Vulture conservation initiative spreads to Kajiado

Nature Kenya has been pushing the vulture conservation agenda in many ways with the hope of seeing vultures flying freely in Kenyan skies.As part of achieving this goal, Nature Kenya in 2019 expanded its vulture conservation activities to the Amboseli and Kwenia regions in Kajiado county.

Amboseli presents its unique set of challenges not experienced in Maasai Mara where the vulture conservation programme was initiated. For starters, Amboseli is a national park under the jurisdiction of the Kenya Wildlife Service (KWS). Areas bordering the park are considered human-wildlife conflict hotspots. Community conservancies in that area lie on vast tracts of land which cannot be fenced off as this will interfere with wildlife migration corridors. Owing to this, wild animals freely roam in and out of the conservancies into neighbouring villages, sparking off human-wildlife conflicts. Cases of wildlife poisoning are rife in these areas.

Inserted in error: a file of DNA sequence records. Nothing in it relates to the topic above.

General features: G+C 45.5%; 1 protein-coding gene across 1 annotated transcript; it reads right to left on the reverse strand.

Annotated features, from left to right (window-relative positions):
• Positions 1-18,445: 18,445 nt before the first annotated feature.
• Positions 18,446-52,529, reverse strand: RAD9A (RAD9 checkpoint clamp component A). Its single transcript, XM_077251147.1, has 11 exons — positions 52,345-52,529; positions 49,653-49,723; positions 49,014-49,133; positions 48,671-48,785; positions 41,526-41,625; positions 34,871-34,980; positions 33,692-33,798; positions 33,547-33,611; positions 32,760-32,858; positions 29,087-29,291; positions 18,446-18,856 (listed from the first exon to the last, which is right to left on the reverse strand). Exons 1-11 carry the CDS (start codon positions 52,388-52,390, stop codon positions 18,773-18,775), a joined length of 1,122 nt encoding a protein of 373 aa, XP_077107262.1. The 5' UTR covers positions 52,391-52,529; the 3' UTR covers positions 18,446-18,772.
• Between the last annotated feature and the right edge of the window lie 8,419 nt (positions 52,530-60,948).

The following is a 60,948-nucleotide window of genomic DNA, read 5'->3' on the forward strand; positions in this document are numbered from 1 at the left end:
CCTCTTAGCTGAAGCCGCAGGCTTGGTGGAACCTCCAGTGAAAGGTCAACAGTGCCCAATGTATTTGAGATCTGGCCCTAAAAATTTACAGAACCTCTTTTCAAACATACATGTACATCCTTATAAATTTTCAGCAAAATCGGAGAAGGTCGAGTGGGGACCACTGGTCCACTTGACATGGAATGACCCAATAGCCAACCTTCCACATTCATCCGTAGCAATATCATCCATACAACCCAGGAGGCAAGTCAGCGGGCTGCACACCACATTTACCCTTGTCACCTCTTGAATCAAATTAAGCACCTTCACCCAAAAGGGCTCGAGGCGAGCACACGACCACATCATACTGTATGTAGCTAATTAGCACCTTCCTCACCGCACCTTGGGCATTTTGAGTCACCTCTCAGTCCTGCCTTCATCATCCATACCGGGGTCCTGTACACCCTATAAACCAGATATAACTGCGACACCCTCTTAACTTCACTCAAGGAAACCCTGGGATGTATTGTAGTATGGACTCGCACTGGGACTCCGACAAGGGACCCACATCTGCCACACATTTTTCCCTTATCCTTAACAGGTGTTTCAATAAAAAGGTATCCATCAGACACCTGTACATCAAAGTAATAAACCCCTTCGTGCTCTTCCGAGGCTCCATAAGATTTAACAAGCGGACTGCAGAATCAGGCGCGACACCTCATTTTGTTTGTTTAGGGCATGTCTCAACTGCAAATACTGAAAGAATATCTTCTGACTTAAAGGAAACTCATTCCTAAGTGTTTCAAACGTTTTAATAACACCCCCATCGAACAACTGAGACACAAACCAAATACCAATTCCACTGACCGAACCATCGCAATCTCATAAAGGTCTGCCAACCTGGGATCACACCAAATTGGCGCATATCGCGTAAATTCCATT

To achieve its vulture conservation goal, Nature Kenya has resolved to engage community members living near or within the conservancies in the implementation of its strategies. Mosiro in Kajiado north and Kwenia-Kaputei in the southern part are the target areas.

Nature Kenya has enlisted volunteers from local communities to engage in vulture conservation work. The idea to recruit community volunteers was informed by the fact that they were better placed to respond to wildlife poisoning incidents within their localities. Serving as the bridge between local communities and Nature Kenya, the volunteers are also engaged in awareness creation.